Miller, Wildcats gush over pass-first PG McConnell

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T.J. McConnell had one showcase in an Arizona uniform last year - and it did not even count.
McConnell, a transfer from Duquesne, was forced to sit out the 2012-13 season, per NCAA rules. He was not allowed to play or travel with the team, but he did get to participate in last year's Red-Blue Game.
Practice days then became his game days, and it was not always easy to accept. Later, he realized that it "only helped."
"It was tough, but I knew in the long run it would only benefit me," McConnell told Wednesday at media day. "I just tried to look at everything positively. That made the year go by quicker."
His only other appearance at McKale Center - and one only few probably remember too much about - was during the 2011-12 campaign. McConnell and Duquesne lost, 67-59, and the point guard was limited to nine points on 4-of-12 shooting, six rebounds and four assists.
Prior to that game, UA head coach Sean Miller called McConnell "one of the best point guards in the country," and the two shared words after the contest.
Both from Pittsburgh, Pa., player and coach have a relationship that also extends to McConnell's father, Tim. When it came time to transfer in April 2012, the Wildcats were a "no-brainer."
"I hear about how good of a player he was and I'm trying to follow in his footsteps," McConnell said of Miller.
Now available to compete, the 6-1, 190-pounder was tabbed the top impact transfer in all of college basketball by ESPN - partly because UA has a number of weapons that could benefit from his pass-first style. Last season, Mark Lyons was thrust into the role but was more of a natural scorer.
Lyons' ex-teammates, including McConnell, said he did not get enough credit for his contributions. Sophomore forward Brandon Ashley said Lyons was most important taking big shots in big games.
But they also see where McConnell, a junior with two years of eligibility remaining, could be an upgrade. His 2.5-to-1 assist-to-turnover ratio in 2010-11 was the sixth-best for a freshman in NCAA history.
"It will definitely be a different team this year, with the fact that we do have a pass-first point guard. It will be different, but it will be exciting, as well," Ashley said.
Added sophomore center Kaleb Tarczewski: "T.J. has a little bit different game. T.J. is more of a facilitator than a scorer. Obviously, T.J. can still score, but I think he really focuses on getting other people the ball. That's going to be great for everyone on our team."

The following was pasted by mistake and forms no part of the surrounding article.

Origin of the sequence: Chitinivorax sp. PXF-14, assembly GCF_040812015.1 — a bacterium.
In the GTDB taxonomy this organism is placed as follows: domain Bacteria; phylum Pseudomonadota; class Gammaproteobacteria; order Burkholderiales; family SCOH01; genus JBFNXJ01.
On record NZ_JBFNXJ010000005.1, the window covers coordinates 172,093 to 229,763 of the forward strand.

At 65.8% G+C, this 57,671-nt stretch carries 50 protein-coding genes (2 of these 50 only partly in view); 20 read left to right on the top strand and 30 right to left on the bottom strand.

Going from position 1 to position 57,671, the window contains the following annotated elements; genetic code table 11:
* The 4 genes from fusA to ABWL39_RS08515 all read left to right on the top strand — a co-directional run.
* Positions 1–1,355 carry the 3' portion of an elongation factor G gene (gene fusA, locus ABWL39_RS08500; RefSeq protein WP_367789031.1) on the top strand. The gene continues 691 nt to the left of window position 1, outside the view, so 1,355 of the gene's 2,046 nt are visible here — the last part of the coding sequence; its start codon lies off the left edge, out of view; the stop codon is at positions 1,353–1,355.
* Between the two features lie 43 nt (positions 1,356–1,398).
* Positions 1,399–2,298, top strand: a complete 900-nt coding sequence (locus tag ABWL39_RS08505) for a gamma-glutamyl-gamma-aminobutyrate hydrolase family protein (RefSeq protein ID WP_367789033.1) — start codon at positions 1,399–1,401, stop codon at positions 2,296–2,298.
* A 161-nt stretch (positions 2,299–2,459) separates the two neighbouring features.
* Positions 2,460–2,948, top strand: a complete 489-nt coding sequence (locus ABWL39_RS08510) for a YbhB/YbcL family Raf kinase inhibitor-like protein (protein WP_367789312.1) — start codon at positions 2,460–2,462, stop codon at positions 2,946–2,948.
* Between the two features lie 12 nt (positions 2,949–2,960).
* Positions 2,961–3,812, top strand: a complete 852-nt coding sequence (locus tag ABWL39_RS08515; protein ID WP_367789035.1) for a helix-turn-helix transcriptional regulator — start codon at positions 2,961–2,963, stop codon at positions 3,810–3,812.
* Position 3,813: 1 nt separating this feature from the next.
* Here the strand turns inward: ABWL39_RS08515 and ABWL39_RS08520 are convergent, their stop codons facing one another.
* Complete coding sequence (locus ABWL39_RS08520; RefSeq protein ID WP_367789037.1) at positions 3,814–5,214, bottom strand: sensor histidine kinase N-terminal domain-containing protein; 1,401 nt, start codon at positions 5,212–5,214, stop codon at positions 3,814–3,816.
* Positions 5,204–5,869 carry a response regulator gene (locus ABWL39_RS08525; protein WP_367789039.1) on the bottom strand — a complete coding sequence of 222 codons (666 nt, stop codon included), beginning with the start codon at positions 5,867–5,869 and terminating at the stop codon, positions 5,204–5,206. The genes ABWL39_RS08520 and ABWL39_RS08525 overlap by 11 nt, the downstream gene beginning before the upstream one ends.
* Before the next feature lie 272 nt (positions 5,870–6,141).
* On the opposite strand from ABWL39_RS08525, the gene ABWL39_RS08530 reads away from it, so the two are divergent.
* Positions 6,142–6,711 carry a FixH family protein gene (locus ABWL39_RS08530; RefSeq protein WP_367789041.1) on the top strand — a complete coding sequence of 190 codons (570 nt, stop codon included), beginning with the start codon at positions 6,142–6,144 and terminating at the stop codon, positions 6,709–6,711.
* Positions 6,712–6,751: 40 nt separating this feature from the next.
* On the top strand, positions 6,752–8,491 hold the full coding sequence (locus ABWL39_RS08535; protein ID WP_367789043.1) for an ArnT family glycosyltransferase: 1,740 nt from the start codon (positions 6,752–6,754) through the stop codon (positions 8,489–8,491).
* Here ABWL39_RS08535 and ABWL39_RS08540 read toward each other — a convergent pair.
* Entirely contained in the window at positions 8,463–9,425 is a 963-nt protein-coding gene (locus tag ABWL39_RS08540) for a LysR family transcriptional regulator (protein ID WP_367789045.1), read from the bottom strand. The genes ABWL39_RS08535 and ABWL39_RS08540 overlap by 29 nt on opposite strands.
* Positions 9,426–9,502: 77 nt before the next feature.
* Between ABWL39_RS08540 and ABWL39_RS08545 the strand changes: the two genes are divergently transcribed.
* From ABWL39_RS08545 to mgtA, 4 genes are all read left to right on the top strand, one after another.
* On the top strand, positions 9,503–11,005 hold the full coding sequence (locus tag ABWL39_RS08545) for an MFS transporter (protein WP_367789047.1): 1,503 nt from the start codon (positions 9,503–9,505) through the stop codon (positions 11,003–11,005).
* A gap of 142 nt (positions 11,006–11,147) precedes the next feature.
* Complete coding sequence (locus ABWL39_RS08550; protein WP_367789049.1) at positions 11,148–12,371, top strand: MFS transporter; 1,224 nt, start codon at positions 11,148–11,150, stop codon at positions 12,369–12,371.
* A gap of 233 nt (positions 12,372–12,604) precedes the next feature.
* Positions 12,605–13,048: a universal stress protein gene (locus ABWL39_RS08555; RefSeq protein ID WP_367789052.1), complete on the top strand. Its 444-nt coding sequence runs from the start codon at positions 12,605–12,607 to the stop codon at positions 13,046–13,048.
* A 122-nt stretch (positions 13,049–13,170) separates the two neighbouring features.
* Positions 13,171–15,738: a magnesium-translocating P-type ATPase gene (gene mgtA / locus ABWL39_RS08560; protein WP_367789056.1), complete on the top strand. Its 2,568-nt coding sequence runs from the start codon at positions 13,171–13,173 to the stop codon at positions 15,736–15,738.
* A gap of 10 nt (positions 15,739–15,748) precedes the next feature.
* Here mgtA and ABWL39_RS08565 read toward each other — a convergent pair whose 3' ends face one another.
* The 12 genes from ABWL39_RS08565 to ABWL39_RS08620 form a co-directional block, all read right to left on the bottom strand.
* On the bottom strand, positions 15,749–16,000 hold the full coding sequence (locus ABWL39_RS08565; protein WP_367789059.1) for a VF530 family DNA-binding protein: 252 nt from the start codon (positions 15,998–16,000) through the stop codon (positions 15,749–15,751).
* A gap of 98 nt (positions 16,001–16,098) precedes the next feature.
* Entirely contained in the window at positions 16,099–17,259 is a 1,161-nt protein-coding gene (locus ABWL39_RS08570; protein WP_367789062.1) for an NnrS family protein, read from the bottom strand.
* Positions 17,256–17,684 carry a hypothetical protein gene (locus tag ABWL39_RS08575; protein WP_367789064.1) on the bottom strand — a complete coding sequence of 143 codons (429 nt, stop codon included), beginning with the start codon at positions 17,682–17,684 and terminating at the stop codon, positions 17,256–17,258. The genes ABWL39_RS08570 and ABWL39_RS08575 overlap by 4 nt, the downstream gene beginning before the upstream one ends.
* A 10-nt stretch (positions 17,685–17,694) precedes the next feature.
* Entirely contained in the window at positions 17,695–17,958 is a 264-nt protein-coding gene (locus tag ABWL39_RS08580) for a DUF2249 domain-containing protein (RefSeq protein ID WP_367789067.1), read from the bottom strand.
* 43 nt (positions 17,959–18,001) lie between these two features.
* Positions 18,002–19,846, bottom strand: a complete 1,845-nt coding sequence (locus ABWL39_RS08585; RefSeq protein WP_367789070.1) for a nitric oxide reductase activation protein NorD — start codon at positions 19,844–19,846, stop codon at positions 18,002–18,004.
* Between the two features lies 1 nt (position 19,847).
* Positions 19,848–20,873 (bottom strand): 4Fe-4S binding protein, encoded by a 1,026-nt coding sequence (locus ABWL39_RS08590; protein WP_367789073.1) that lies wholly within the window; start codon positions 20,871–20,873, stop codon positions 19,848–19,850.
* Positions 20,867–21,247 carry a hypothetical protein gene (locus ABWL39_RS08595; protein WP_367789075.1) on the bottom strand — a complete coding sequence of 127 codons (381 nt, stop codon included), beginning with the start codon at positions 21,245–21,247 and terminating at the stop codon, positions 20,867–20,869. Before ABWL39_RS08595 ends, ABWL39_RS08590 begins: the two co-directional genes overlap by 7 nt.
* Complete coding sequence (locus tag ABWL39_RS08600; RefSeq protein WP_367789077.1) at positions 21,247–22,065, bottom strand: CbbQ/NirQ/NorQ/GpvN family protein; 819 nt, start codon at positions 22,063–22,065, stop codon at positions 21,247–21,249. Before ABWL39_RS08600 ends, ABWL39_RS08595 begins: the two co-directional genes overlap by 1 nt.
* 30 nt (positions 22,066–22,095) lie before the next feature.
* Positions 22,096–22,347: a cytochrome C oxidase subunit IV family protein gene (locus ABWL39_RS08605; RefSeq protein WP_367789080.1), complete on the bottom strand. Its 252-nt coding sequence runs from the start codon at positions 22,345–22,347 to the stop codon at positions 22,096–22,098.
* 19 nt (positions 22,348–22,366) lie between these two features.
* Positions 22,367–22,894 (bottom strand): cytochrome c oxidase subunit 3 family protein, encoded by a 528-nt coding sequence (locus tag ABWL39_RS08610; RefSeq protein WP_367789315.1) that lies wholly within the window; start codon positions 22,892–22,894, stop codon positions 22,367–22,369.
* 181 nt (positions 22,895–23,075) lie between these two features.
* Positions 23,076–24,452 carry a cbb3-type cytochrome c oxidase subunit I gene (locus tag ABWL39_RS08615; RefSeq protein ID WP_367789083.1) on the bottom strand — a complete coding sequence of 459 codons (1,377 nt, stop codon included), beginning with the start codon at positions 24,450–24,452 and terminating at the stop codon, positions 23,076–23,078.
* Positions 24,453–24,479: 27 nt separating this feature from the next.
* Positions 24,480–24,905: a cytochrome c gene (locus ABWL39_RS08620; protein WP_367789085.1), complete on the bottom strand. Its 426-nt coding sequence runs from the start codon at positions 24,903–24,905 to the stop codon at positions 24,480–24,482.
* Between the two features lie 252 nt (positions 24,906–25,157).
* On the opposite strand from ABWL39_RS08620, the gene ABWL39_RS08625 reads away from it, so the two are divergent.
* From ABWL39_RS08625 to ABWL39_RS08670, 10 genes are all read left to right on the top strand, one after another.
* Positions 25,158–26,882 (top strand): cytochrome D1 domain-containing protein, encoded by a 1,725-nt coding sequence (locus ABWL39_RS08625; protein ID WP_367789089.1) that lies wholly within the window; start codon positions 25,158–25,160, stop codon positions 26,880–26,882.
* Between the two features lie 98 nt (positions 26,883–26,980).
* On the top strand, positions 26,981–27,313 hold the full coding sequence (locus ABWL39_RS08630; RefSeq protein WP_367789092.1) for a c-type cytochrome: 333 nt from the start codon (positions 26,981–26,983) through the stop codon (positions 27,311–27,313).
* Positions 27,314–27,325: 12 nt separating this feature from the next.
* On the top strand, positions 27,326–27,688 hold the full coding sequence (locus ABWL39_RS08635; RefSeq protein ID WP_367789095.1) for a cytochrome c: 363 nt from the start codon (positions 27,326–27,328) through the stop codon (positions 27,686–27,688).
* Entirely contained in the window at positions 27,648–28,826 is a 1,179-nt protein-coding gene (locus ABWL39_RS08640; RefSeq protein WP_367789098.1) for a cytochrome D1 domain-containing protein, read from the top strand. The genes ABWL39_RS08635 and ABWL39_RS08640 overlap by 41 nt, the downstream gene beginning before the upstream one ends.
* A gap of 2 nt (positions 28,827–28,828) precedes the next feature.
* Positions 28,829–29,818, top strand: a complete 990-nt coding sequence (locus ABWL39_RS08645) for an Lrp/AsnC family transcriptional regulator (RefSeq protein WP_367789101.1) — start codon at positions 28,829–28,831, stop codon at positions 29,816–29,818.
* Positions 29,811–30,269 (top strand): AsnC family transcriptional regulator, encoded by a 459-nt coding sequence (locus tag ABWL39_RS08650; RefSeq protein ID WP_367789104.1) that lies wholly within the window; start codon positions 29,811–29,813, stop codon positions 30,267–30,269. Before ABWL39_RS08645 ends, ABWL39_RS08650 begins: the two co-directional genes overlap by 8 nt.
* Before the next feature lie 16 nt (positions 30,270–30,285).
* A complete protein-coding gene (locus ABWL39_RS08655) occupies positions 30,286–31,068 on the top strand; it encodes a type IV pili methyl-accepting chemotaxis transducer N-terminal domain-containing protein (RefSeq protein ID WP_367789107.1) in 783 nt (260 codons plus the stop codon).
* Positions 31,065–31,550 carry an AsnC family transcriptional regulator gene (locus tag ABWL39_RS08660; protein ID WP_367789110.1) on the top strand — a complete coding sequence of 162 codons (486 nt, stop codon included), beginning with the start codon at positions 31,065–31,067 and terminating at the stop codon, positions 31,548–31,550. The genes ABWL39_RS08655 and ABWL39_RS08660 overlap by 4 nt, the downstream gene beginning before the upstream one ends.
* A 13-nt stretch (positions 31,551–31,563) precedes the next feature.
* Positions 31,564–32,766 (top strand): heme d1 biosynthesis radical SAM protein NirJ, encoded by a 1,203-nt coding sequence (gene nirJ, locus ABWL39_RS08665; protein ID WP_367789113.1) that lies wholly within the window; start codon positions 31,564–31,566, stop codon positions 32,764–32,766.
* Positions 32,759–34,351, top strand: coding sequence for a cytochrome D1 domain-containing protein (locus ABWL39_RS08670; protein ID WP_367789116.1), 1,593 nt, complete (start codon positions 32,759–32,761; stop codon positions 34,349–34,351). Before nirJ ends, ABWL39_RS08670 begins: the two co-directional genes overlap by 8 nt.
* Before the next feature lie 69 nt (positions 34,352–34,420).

The athleticism on the team also could be highlighted and maximized by McConnell's presence on the floor. Star freshman Aaron Gordon, a second-team preseason All-American pick by CBS Sports, considers himself to have fairly good court vision.
But McConnell's feel for the game is on another level, he said.
"He's amazing. I've never played with a point guard that good," Gordon said.
"He makes passes that I don't see; that's what's most impressive. … He'll make a pass and I'm like, 'Woah, where did that come from?'
"I cannot wait, I cannot wait to play with T.J."
With a year in the system and numerous practices with the team, familiarity should not be an issue. Ashley said McConnell already looks "comfortable."
His biggest contribution, however, may be on the defensive end. With Duquesne, McConnell's 2.8 steals as a freshman ranked fourth in the country and he was an All-Atlantic-10 defensive team member the following season.
Nick Johnson, a standout defender in his own right, and McConnell's starting backcourt mate, called him "gritty" on that end of the floor. The praise around the country also includes comparisons to Ohio State point guard Aaron Craft.
In his first four seasons, Miller said that defending opposing point guards had been an issue. He does not expect that to be the case anymore.
"One of the things that we had a problem with in recent years - that I believe T.J. can solve - is his ability to defend," Miller said.
McConnell is itching to get back on the court in a game that matters. No more talking. Just throw the ball up and play.
Now, he is doing everything he can to contain his excitement until the Nov. 8 season opener against Cal Poly.
"I'm just trying to get our team ready and myself ready," McConnell said.
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